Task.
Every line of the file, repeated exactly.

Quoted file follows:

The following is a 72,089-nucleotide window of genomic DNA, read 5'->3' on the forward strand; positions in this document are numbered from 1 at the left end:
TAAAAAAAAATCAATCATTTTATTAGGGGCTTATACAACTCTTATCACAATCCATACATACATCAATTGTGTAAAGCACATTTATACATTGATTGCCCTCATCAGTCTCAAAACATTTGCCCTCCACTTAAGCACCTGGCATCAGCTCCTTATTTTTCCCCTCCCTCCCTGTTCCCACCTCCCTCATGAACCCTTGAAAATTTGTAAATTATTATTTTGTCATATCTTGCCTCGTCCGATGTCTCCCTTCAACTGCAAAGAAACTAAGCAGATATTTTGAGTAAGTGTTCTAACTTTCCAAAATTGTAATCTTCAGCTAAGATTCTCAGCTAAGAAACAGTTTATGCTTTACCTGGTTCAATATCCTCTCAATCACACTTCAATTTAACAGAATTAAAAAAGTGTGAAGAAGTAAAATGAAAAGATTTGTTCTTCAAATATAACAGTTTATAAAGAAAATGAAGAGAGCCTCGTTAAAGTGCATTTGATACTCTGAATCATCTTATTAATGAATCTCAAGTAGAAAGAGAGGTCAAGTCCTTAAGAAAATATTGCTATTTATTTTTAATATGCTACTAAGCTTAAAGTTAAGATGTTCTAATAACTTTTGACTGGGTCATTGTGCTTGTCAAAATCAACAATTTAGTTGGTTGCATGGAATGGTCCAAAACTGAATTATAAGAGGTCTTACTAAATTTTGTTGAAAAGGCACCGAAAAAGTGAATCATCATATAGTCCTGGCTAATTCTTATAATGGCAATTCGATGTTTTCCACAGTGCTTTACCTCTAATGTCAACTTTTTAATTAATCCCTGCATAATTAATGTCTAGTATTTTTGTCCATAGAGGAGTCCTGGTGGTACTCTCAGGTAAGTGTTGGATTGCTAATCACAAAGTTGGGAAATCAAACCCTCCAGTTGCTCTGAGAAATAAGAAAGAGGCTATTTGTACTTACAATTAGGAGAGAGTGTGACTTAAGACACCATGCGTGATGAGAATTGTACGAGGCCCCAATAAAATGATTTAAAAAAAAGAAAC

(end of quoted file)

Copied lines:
The following is a 72,089-nucleotide window of genomic DNA, read 5'->3' on the forward strand; positions in this document are numbered from 1 at the left end:
TAAAAAAAAATCAATCATTTTATTAGGGGCTTATACAACTCTTATCACAATCCATACATACATCAATTGTGTAAAGCACATTTATACATTGATTGCCCTCATCAGTCTCAAAACATTTGCCCTCCACTTAAGCACCTGGCATCAGCTCCTTATTTTTCCCCTCCCTCCCTGTTCCCACCTCCCTCATGAACCCTTGAAAATTTGTAAATTATTATTTTGTCATATCTTGCCTCGTCCGATGTCTCCCTTCAACTGCAAAGAAACTAAGCAGATATTTTGAGTAAGTGTTCTAACTTTCCAAAATTGTAATCTTCAGCTAAGATTCTCAGCTAAGAAACAGTTTATGCTTTACCTGGTTCAATATCCTCTCAATCACACTTCAATTTAACAGAATTAAAAAAGTGTGAAGAAGTAAAATGAAAAGATTTGTTCTTCAAATATAACAGTTTATAAAGAAAATGAAGAGAGCCTCGTTAAAGTGCATTTGATACTCTGAATCATCTTATTAATGAATCTCAAGTAGAAAGAGAGGTCAAGTCCTTAAGAAAATATTGCTATTTATTTTTAATATGCTACTAAGCTTAAAGTTAAGATGTTCTAATAACTTTTGACTGGGTCATTGTGCTTGTCAAAATCAACAATTTAGTTGGTTGCATGGAATGGTCCAAAACTGAATTATAAGAGGTCTTACTAAATTTTGTTGAAAAGGCACCGAAAAAGTGAATCATCATATAGTCCTGGCTAATTCTTATAATGGCAATTCGATGTTTTCCACAGTGCTTTACCTCTAATGTCAACTTTTTAATTAATCCCTGCATAATTAATGTCTAGTATTTTTGTCCATAGAGGAGTCCTGGTGGTACTCTCAGGTAAGTGTTGGATTGCTAATCACAAAGTTGGGAAATCAAACCCTCCAGTTGCTCTGAGAAATAAGAAAGAGGCTATTTGTACTTACAATTAGGAGAGAGTGTGACTTAAGACACCATGCGTGATGAGAATTGTACGAGGCCCCAATAAAATGATTTAAAAAAAAGAAAC